• When online surveys are accessible to anyone who visits a website, the researcher has no control over sample selection. These self-selected opinion polls result in a sample of people who decide to take the survey — not a sample of scientifically selected respondents who represent the larger population.
  • Non-response bias in online surveys is complicated by the most egregious form of self-selection. People who respond to a request to complete an online survey are likely to be more interested in or enthusiastic about the topic and therefore more willing to complete the survey, which biases the results.
  • Unless specific technical steps are taken with the survey to prevent it, people who have a vested interest in survey results can complete an online survey multiple times and urge others to complete the survey in order to influence the results.
  • Because of the inability to control who has access to online surveys, there is no way to verify who responds to them — who they are, their demographic background, their location, and so on.

I’ve said this all before. The article concludes:

As a result of these problems, obtaining representative, unbiased, scientifically valid results from online surveys is not possible at this time, except in the case of the closed population surveys, such as with employee surveys, described earlier. This is because, from the outset, there is no such thing as a complete and valid sample — some people are systematically excluded, which is the very definition of bias. In addition, there is no control over who completes the survey or how many times they complete the survey. These biases increase in a stepwise manner, starting out with the basic issue of excluding those without Internet access, then non-response bias, then stakeholder bias, then unverified respondents. As each of these becomes an issue, the data become farther and farther removed from being representative of the population as a whole.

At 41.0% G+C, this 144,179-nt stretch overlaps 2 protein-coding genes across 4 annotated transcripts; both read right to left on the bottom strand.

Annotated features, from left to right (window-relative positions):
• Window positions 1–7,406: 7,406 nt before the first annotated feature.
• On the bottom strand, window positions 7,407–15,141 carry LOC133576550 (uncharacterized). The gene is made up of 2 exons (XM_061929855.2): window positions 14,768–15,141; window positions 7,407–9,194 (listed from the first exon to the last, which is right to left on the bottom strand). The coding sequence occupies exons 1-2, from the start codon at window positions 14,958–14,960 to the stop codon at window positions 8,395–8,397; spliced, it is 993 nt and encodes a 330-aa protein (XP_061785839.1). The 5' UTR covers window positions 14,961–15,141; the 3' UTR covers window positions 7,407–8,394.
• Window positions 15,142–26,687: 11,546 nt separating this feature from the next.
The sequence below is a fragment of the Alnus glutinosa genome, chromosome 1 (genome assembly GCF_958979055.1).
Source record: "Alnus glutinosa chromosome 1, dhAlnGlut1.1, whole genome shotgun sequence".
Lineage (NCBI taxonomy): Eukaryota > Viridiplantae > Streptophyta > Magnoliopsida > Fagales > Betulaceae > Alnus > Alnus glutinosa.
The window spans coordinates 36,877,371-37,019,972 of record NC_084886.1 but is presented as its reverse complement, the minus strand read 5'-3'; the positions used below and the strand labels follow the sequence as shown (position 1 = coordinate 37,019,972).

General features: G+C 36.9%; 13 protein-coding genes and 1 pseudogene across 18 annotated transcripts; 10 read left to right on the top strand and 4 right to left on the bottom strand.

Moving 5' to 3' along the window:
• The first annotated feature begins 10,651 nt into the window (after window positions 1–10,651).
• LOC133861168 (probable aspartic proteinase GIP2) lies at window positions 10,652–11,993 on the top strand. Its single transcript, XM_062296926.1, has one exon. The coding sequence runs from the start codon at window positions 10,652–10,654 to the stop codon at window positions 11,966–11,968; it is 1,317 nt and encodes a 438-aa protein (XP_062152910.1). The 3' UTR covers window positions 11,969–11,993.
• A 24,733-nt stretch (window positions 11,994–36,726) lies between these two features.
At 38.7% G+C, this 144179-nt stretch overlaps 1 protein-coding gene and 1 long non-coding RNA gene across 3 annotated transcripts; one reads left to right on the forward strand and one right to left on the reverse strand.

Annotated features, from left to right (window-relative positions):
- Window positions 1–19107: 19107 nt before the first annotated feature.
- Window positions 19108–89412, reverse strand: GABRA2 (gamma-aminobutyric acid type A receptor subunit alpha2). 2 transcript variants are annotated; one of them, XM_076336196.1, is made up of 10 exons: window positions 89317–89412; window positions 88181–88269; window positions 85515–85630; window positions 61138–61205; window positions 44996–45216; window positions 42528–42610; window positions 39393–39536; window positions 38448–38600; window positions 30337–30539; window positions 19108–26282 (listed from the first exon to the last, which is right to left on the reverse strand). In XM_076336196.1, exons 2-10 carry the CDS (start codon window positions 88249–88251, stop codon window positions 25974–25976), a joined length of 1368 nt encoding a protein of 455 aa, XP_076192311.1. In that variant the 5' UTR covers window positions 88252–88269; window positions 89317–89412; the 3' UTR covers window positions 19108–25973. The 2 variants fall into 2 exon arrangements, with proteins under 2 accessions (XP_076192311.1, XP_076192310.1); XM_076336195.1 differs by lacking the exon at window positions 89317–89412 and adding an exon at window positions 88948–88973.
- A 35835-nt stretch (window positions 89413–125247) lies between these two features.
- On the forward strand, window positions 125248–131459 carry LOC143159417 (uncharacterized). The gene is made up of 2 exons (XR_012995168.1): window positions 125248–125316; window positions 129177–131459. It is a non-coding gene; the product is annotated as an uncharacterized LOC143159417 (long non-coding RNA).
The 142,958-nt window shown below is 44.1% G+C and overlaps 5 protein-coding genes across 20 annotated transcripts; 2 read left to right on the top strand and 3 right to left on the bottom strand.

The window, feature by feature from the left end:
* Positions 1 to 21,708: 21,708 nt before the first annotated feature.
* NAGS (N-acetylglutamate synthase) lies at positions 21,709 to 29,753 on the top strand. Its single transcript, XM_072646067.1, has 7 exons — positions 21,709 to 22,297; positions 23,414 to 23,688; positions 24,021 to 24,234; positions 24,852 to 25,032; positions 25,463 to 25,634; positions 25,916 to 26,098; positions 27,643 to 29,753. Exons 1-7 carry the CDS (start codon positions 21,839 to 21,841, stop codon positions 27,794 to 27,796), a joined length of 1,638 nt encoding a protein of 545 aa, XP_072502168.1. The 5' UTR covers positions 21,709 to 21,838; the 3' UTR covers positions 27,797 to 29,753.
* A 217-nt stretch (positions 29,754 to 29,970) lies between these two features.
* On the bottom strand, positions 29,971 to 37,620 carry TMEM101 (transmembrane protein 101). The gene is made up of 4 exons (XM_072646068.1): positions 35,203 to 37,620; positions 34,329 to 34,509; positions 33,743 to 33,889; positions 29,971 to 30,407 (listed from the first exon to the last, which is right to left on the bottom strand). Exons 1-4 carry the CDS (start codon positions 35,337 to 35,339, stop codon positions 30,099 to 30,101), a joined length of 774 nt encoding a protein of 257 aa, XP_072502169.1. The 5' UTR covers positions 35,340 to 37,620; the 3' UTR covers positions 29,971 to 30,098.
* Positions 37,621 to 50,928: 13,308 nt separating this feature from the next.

There’s also a good slide show on internet surveys here that goes over the basics presented in the article above. A 2008 paper addressed just issue with online surveys: self-selection. The author, Jelke Bethlehem, wrote:

…web surveys are a fast, cheap and attractive means of collecting large amounts of data. Not surprisingly, many survey organisations have implemented such surveys. However, the question is whether a web survey is also attractive from a quality point of view, because there are methodological problems. These problems are caused by using the Internet as a selection instrument for respondents.
This paper shows that the quality of web surveys may be seriously affected by these problems, making it difficult, if not impossible to make proper inference with respect to the target population of the survey. The two main causes of problems are under-coverage and self-selection.

The author concludes:

It was shown that self-selection can cause estimates of population characteristics to be biased. This seems to be similar to the effect of nonresponse in traditional probability sampling based surveys. However, it was shown that the bias in selfselection surveys can be substantially larger. Depending on the response rate in a web survey, the bias can in a worst case situation even be more than 13 times as large.

In other words: most online surveys are bunk. You might also recall I wrote about online surveys in past posts. I won’t repeat what I said then, but here are the links to those posts: